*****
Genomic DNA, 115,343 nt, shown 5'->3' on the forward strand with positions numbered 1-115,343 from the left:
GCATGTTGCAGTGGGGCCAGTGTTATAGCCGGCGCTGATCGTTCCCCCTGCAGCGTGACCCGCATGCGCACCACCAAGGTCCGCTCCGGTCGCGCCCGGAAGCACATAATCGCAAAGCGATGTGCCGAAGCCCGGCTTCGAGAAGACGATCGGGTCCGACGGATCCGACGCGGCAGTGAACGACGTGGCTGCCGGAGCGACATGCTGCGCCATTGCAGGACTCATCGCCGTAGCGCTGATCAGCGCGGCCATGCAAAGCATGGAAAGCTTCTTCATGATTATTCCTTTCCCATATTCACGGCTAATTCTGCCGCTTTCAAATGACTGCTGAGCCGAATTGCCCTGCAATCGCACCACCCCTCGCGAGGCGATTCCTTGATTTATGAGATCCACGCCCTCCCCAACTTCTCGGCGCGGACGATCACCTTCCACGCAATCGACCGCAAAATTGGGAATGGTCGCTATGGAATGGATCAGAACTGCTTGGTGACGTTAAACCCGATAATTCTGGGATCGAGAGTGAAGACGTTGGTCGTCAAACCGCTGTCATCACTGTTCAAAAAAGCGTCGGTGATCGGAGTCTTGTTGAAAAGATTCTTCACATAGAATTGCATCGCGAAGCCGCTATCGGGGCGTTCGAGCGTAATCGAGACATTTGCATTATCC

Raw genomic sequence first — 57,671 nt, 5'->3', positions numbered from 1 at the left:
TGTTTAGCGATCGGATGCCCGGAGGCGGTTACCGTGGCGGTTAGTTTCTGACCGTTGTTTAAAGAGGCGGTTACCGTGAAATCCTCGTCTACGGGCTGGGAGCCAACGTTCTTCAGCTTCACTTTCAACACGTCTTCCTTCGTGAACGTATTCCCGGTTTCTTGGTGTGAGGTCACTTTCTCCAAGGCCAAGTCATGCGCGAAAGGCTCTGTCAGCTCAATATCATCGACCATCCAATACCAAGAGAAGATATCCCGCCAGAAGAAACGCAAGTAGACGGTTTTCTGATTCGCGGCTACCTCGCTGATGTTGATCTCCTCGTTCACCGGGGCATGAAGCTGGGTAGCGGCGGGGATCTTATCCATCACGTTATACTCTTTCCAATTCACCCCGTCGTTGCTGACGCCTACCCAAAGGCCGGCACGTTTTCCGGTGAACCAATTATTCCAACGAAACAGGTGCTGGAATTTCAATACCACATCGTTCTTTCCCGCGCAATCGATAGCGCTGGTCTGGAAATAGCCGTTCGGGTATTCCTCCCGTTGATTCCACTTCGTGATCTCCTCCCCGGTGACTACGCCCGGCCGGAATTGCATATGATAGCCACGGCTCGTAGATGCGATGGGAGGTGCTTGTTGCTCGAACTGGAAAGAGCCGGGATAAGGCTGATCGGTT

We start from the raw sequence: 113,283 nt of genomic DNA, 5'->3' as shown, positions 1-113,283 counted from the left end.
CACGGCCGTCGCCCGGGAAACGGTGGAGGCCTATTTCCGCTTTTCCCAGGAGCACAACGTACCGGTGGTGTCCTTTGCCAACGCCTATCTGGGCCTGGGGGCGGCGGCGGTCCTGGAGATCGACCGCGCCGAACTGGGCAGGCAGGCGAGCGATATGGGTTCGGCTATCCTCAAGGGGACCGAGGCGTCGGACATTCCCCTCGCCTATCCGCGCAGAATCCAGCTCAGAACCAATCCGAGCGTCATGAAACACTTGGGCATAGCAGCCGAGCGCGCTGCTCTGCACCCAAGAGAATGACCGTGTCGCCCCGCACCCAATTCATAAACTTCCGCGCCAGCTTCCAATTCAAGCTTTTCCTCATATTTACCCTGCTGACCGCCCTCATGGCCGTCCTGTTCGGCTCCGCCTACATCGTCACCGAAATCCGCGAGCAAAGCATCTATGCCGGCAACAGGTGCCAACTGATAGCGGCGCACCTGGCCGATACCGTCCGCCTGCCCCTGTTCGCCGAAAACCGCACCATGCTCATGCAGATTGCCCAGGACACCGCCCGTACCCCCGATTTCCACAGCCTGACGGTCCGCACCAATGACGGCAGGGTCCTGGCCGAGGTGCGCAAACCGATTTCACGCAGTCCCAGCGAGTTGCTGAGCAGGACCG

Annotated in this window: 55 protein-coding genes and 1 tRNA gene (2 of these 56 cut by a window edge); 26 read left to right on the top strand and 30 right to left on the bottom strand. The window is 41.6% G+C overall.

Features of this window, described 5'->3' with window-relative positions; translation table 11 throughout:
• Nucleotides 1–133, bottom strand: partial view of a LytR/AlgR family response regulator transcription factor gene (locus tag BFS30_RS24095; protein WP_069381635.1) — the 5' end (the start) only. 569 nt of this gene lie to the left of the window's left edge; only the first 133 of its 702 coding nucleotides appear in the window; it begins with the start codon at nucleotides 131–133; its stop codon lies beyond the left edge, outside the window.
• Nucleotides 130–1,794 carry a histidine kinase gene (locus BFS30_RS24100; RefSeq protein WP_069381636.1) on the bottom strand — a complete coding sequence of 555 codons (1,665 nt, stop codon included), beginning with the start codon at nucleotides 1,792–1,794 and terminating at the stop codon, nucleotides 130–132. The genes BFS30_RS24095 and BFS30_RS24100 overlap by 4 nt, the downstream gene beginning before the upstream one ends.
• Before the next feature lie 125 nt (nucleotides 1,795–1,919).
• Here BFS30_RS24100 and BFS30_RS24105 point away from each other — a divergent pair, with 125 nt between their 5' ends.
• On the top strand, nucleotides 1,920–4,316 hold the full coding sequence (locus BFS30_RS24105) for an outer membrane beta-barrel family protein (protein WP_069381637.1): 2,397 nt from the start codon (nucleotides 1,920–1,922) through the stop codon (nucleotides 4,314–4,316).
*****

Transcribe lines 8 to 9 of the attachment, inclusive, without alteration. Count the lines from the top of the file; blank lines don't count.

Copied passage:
Features of this window, described 5'->3' with window-relative positions; translation table 11 throughout:
• Nucleotides 1–133, bottom strand: partial view of a LytR/AlgR family response regulator transcription factor gene (locus tag BFS30_RS24095; protein WP_069381635.1) — the 5' end (the start) only. 569 nt of this gene lie to the left of the window's left edge; only the first 133 of its 702 coding nucleotides appear in the window; it begins with the start codon at nucleotides 131–133; its stop codon lies beyond the left edge, outside the window.